SANTIAGO (Reuters) - LATAM Airlines expects to see a recovery in its key Brazilian market in the second half of 2017 as it pares its fleet and rolls out a low-cost model in Chile to remain competitive, its chief executive said on Monday.
Battered by Brazil’s recent economic downturn, Latin America’s largest airline does not expect a return to its former investment grade status much before 2019, Enrique Cueto told Reuters in an interview in Santiago.
“To return to what we were before, that will take some time,” he said. “(But) we are going to see positive results from the second half.”
LATAM Airlines was formed in a 2012 merger between Brazil’s TAM and Chile’s LAN. The carrier’s leading position in the continent’s air traffic has few parallels.
But economic downturn in the region left the group struggling to live up to its early promise. Last week, it posted its first full-year profit since the merger.
LATAM has cut capacity, reduced costs and chopped fleet commitments in a bid to remain competitive and is now in good shape to face a quickly evolving market, Cueto said.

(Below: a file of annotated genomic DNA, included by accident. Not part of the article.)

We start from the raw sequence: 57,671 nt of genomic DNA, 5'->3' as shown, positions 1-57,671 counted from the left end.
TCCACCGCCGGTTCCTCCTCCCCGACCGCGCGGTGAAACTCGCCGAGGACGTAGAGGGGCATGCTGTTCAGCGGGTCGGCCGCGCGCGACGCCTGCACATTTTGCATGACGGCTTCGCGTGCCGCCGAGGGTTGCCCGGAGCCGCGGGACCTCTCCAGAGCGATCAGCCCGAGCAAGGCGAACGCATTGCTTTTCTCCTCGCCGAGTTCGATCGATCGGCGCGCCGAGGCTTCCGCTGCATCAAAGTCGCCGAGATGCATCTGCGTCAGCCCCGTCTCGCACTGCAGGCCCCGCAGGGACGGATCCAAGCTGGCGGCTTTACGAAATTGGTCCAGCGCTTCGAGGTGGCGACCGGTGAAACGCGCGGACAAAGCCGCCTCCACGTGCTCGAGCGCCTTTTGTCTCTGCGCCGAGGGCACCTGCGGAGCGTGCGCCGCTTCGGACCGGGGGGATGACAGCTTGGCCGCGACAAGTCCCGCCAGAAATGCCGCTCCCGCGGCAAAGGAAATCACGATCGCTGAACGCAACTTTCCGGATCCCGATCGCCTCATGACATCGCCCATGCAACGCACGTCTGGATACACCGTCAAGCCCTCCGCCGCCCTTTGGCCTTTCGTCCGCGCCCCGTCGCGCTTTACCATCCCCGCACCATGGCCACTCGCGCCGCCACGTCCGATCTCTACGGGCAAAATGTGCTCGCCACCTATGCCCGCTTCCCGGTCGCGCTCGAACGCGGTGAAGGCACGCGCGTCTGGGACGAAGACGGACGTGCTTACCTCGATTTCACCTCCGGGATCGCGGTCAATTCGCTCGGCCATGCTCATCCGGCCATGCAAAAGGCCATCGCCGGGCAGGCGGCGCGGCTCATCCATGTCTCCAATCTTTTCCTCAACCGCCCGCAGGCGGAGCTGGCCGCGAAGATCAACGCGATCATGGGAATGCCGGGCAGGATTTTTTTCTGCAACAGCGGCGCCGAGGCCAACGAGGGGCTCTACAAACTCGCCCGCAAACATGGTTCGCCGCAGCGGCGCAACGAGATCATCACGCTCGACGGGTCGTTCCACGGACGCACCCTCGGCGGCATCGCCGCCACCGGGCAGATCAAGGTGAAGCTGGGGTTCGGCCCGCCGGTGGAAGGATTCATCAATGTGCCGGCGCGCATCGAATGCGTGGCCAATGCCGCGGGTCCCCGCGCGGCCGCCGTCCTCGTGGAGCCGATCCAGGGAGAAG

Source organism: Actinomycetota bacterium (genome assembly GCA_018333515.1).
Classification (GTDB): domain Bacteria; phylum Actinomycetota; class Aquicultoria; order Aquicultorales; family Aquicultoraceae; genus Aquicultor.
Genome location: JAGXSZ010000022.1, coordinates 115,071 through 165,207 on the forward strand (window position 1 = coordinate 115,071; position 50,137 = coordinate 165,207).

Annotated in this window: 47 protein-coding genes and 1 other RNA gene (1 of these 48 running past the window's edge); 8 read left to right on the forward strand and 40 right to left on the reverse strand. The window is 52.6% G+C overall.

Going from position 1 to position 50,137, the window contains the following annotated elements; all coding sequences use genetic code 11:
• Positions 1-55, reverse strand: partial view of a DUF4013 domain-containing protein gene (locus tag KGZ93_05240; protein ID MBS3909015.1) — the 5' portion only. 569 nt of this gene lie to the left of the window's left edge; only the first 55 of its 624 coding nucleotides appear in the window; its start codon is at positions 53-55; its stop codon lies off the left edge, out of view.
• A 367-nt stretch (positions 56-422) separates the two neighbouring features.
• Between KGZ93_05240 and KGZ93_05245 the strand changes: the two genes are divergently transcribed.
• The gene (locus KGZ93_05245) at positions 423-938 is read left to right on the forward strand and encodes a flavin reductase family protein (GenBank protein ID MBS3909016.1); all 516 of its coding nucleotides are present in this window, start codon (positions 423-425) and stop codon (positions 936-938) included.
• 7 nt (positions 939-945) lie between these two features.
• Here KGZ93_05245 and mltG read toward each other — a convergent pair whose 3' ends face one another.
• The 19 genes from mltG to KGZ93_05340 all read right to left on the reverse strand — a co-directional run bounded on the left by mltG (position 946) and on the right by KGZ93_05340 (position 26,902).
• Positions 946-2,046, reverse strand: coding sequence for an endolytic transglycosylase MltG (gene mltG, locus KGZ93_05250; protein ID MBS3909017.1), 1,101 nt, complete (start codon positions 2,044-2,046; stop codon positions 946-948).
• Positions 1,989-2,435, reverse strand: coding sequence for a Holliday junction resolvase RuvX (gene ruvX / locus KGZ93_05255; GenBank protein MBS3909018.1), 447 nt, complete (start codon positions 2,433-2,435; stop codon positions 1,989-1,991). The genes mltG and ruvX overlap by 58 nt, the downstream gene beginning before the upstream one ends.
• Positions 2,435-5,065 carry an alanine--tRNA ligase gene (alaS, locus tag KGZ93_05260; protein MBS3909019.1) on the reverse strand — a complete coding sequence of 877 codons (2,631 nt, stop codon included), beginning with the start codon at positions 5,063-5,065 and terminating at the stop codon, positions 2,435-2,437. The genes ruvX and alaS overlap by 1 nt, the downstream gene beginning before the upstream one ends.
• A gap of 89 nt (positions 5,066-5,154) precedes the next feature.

The company is rolling out a partial low-cost model in Chile this year as it faces a flurry of new entrants in South America and deals such as Avianca’s AVT_p.CN proposed tie-up with United.
“We’re not going to be a low-cost company, but we will have a structure approximating the low-cost model,” he said. “We want to look after our business passengers but also the kid who just wants to take a carry-on bag on the plane and pay less.”
The other major trend in the airline industry is the formation of global networks to expand each carrier’s reach, said Cueto. To that end, LATAM is deepening ties with IAG’s British Airways.
To satisfy Brazil’s regulator, it must add new routes to Europe, which may be from either Brasilia or the country’s northeast, he said, adding that LATAM was also revisiting the idea of forming a new hub in Brazil.
Another key partner is Qatar Airways, which bought a 10 percent stake in the group last year.
LATAM is leasing four planes to Qatar, which Cueto said was “a good agreement for both,” allowing LATAM to shift excess capacity in the short-term.
“Perhaps in two years when demand recovers we’ll need them,” he said.
Qatar is barred from raising its stake for more than two years, but “in the future we could discuss it,” he said.
Reporting by Antonio de la Jara and Rosalba O'Brien; Editing by Cynthia Osterman